Lujendra - You can ask the same question about the Earth too, right? I mean, the Earth has a lot of water. Where did all that water come from? There's two ideas about that. The one is that, you know, all these planets started with the same sort of basic ingredients, right? So that water is primordial, that the water was there when the planets formed. And then when volcanism happened, when there were a lot of gases being released from the inside of the planet, that's where the water came from. The other idea is that they were additions, much later. So we have asteroids colliding with Earth, and Mars for that matter. We have comets colliding with these bodies. And so they could be a late stage addition. There's not really a really good consensus as to what would have been the primary source of water. I think both played a major role, both late addition, and the fact that, you know, we started with having water from this cosmic debris that formed the planet, but which contributed to the most water is quite unknown.

Adam - So what's the future of this kind of work, of looking for water on Mars. What's the next thing we're going to be doing, or the next big breakthroughs?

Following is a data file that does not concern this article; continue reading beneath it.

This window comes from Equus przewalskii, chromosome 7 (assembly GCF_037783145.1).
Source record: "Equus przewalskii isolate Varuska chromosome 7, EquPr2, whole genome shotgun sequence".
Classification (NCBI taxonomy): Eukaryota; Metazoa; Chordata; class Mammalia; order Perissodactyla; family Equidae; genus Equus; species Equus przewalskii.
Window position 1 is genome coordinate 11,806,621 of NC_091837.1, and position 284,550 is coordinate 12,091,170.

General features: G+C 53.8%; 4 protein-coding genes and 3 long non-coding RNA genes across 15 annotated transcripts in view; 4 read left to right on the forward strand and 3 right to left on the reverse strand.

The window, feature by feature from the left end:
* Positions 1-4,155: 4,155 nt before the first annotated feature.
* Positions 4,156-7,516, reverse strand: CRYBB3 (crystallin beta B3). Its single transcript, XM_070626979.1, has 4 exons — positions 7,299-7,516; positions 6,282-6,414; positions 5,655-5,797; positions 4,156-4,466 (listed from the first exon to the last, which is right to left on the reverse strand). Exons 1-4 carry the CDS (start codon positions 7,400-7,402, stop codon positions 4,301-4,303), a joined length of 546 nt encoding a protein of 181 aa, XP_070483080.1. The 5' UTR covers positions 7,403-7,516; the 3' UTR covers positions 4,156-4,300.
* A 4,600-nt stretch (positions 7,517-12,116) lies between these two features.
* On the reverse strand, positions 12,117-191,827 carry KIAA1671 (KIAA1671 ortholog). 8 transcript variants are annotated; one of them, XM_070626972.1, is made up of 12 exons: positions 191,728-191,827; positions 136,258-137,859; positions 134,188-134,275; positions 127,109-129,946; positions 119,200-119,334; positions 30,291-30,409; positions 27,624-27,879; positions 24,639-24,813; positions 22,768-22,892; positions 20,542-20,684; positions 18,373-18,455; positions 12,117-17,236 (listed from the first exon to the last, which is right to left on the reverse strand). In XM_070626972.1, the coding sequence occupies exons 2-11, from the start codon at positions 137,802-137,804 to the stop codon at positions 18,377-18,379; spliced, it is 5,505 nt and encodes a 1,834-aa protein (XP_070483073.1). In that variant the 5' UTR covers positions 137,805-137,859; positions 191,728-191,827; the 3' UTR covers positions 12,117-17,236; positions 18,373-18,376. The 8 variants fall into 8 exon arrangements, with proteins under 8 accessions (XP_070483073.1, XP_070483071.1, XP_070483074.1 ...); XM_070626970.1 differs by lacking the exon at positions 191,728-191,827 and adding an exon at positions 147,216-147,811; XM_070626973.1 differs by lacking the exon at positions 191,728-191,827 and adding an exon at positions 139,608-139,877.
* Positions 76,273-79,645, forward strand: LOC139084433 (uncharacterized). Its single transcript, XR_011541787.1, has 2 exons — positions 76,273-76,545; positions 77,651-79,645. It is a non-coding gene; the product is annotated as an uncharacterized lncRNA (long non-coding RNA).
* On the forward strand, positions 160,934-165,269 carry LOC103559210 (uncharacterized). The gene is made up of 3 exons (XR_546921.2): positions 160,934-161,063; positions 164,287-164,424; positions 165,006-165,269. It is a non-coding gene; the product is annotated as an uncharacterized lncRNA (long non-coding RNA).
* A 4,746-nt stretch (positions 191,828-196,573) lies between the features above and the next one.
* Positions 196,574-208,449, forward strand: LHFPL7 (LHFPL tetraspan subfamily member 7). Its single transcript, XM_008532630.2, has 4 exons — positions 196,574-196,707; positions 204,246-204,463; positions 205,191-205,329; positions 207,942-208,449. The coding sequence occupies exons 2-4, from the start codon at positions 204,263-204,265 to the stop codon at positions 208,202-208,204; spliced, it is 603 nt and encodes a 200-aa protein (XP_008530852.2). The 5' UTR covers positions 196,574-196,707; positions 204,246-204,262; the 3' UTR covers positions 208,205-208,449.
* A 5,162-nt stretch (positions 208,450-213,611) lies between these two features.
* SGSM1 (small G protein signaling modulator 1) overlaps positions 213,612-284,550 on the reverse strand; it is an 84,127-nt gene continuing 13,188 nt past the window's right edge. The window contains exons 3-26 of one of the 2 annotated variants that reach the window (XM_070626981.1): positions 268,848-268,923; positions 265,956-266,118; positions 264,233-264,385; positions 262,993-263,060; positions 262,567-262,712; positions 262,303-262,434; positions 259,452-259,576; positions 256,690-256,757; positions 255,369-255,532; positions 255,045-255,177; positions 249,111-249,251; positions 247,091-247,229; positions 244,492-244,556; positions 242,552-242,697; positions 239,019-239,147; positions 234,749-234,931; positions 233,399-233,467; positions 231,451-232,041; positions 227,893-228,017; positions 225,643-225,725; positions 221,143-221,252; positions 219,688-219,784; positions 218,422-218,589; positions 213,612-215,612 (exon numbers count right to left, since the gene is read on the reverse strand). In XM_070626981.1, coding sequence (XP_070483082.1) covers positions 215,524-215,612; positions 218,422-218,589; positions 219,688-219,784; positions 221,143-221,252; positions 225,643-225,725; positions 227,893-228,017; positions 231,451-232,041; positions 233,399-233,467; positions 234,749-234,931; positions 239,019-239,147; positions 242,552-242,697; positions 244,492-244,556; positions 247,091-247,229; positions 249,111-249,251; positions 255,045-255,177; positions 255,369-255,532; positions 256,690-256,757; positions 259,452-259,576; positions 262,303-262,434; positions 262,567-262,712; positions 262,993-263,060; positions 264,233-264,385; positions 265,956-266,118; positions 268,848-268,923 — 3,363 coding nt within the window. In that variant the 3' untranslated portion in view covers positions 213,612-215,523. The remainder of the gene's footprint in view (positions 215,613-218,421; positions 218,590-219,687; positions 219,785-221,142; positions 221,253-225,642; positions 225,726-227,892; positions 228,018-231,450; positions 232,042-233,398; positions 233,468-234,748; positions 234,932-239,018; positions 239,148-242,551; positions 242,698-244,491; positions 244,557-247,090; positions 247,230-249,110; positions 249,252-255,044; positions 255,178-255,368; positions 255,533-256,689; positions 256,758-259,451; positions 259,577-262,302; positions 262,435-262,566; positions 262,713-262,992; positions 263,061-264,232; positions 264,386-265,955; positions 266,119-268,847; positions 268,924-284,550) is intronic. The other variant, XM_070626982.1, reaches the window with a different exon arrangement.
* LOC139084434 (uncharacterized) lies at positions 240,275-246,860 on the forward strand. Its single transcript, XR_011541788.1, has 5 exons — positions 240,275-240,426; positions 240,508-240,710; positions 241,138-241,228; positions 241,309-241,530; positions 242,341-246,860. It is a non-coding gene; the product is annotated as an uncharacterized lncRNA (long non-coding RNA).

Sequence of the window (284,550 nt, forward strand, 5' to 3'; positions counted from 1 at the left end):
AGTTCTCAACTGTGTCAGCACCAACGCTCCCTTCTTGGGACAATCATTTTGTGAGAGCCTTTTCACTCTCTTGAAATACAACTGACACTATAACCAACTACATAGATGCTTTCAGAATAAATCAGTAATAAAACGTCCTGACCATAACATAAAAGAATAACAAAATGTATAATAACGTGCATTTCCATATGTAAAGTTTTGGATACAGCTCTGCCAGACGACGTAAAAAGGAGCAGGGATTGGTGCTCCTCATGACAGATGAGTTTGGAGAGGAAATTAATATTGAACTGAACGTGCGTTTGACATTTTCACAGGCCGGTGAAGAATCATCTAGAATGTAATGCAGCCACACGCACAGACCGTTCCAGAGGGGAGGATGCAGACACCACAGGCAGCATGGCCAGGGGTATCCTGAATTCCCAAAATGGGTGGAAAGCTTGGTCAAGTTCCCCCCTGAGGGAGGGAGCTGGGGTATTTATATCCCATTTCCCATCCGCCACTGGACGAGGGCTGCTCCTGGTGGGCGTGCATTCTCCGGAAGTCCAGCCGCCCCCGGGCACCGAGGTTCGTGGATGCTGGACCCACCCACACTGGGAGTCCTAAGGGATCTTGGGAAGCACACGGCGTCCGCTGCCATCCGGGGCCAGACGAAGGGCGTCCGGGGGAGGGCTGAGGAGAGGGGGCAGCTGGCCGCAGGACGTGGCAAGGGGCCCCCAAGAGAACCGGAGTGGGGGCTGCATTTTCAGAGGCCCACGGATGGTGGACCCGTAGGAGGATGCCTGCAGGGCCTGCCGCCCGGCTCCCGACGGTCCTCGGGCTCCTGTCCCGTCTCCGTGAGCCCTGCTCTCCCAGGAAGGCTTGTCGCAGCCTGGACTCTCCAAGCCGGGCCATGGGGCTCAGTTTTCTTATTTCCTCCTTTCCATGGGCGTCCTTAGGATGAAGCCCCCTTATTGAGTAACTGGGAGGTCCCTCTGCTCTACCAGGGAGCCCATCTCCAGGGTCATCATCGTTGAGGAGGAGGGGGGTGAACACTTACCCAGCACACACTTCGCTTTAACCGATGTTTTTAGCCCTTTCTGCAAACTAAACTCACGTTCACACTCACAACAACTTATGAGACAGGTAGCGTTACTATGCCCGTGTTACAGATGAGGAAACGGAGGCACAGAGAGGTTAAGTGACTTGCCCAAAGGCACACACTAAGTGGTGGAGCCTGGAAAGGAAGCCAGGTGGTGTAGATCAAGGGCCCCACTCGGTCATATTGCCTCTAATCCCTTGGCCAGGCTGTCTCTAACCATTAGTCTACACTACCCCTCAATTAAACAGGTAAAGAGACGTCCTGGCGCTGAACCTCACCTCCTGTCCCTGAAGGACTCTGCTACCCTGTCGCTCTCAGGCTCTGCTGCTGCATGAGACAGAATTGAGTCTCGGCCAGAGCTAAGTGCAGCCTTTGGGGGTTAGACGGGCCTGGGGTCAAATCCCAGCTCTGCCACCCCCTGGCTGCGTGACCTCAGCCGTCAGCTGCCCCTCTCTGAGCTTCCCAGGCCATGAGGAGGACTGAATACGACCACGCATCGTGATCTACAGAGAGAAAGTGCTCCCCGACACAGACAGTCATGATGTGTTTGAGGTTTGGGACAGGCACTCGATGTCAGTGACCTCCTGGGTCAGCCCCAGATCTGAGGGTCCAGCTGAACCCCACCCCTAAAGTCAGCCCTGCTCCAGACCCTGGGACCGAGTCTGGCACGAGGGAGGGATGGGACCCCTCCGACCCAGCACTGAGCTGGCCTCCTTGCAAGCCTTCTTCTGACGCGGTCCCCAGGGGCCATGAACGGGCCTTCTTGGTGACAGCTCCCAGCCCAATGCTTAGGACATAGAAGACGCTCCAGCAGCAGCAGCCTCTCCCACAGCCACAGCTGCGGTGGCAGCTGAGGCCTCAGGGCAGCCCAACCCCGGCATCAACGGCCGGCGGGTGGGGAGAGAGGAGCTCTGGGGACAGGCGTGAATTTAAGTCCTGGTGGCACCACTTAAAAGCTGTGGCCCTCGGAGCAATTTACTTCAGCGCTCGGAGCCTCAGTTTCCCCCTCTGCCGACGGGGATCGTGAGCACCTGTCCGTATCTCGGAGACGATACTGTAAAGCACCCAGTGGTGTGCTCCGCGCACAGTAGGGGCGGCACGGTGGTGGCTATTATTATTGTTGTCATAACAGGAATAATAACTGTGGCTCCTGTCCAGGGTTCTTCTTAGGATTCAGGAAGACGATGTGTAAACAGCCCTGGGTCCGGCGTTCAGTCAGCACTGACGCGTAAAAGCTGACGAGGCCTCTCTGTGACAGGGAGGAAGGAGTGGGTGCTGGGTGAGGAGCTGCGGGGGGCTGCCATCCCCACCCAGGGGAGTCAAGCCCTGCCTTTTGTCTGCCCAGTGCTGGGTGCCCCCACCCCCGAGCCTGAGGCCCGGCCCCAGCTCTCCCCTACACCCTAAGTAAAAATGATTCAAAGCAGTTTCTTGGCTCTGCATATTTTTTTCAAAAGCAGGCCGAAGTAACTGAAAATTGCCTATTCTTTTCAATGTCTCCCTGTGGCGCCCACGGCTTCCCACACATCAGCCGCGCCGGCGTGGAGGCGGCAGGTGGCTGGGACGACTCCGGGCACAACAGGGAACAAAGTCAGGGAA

Lujendra - For a lot of people, the idea of terraformation of Mars is really fascinating. There's a lot of interest from the private side and, you know, the general public about terraformation of Mars. And then that's something that I think will fascinate a lot of people's minds. And in particular, one idea is that well, if you had enough, let's say carbon dioxide, trapped as ice or water trapped as ice, and if you could somehow liberate all that ice into the atmosphere, then you could have this really strong atmosphere in Mars that could potentially allow greenhouse warming, and make Mars habitable, again. For example, Elon Musk has this idea of nuking Mars. So you send two nuclear warheads into the polar caps of Mars and melt all the ice. And you know, all the ice will go into the atmosphere. Both water and CO2, carbon dioxide. They're called greenhouse gases. So over time in principle, this should lead to warming of Mars. Well, people have run this number, and it's nowhere close, right? It's absolutely nowhere close. From what we currently know about all the water trapped in the subsurface and the polar caps and minerals. Doesn't matter, even if you take a hundred percent of the water out of the surface, put it in the atmosphere, it's still nowhere close enough to make Mars habitable. It's bad news for terraformation. And so, you know, I think the idea of stability of liquid water for future humans, I think that's going to be the next step. And people have been talking about, for example, living in the Martian caves, Mars has a lot of caves, so you're deep underground. And so that might be a little bit, much more stable place for water to exist, for humans to live, there's questions about, Mars lacks a magnetic field. So even if you have atmosphere, over time, if you don't have protection from a magnetic field, that atmosphere is just going to be stripped away by the harmful rays from the Sun. These are the questions that's going to baffle the next generation of Martian scientists.